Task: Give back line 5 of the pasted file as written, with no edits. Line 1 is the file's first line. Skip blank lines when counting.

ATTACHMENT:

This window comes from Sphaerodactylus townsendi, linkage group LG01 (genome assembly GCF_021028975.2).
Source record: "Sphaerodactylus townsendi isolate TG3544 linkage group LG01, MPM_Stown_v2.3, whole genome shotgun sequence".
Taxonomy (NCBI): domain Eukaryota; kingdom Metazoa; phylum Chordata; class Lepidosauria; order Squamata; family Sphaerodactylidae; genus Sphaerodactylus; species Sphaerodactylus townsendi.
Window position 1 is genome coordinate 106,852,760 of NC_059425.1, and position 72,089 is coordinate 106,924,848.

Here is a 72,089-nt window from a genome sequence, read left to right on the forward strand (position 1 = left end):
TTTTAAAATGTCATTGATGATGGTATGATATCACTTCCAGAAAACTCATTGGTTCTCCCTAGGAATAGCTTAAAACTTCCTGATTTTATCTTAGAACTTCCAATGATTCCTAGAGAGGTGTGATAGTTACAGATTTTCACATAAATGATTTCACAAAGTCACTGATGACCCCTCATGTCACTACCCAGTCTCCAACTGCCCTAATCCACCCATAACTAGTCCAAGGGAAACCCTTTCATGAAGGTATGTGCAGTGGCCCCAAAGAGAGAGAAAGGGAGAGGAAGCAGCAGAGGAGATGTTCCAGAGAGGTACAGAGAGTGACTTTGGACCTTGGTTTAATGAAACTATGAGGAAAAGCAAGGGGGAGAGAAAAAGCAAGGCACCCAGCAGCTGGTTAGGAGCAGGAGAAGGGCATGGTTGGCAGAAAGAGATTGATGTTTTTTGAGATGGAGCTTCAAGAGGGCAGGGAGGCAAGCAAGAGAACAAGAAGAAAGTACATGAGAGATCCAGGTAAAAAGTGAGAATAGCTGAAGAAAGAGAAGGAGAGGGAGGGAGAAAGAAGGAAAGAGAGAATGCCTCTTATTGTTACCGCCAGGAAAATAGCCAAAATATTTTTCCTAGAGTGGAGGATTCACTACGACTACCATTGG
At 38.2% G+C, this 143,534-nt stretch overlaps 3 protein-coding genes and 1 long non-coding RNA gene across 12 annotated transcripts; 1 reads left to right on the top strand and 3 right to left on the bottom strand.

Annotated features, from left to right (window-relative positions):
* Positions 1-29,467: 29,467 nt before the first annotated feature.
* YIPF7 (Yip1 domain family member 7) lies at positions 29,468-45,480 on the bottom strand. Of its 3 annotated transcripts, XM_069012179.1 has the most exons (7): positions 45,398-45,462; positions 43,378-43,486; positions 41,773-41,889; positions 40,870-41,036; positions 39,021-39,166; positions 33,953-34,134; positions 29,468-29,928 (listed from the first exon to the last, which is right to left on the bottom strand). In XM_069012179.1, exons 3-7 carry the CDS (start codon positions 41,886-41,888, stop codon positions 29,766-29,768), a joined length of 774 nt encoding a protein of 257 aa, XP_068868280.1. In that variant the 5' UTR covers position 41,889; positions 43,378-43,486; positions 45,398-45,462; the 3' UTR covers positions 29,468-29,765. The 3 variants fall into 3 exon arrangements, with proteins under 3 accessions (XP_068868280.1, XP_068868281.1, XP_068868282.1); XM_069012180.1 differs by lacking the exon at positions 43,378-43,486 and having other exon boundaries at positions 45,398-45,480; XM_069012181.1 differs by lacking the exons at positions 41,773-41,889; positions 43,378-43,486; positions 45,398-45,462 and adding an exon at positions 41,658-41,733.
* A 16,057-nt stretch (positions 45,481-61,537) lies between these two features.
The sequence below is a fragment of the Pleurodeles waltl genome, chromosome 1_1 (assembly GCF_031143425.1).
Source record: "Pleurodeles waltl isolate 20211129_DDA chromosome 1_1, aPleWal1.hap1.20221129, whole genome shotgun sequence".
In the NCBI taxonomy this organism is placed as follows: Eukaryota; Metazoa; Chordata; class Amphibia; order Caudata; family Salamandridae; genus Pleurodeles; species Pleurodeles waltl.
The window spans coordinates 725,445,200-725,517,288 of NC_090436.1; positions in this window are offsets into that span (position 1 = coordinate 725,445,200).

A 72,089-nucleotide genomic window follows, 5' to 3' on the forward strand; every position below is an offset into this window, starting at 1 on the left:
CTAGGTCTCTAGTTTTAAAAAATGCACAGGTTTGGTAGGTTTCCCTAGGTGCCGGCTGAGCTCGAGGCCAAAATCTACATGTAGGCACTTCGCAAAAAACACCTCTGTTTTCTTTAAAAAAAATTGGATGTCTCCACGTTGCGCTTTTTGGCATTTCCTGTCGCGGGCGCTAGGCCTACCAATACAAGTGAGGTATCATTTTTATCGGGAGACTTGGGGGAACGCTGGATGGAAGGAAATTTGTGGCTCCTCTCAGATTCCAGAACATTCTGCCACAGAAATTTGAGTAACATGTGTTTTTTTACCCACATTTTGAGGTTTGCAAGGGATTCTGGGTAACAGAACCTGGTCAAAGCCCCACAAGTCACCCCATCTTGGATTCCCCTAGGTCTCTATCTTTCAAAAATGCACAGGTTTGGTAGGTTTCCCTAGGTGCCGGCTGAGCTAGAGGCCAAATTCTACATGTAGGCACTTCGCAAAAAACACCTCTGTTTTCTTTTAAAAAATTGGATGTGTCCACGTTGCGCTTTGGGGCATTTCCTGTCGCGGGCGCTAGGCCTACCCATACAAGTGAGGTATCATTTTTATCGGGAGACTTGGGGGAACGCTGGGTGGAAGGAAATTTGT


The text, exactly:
Here is a 72,089-nt window from a genome sequence, read left to right on the forward strand (position 1 = left end):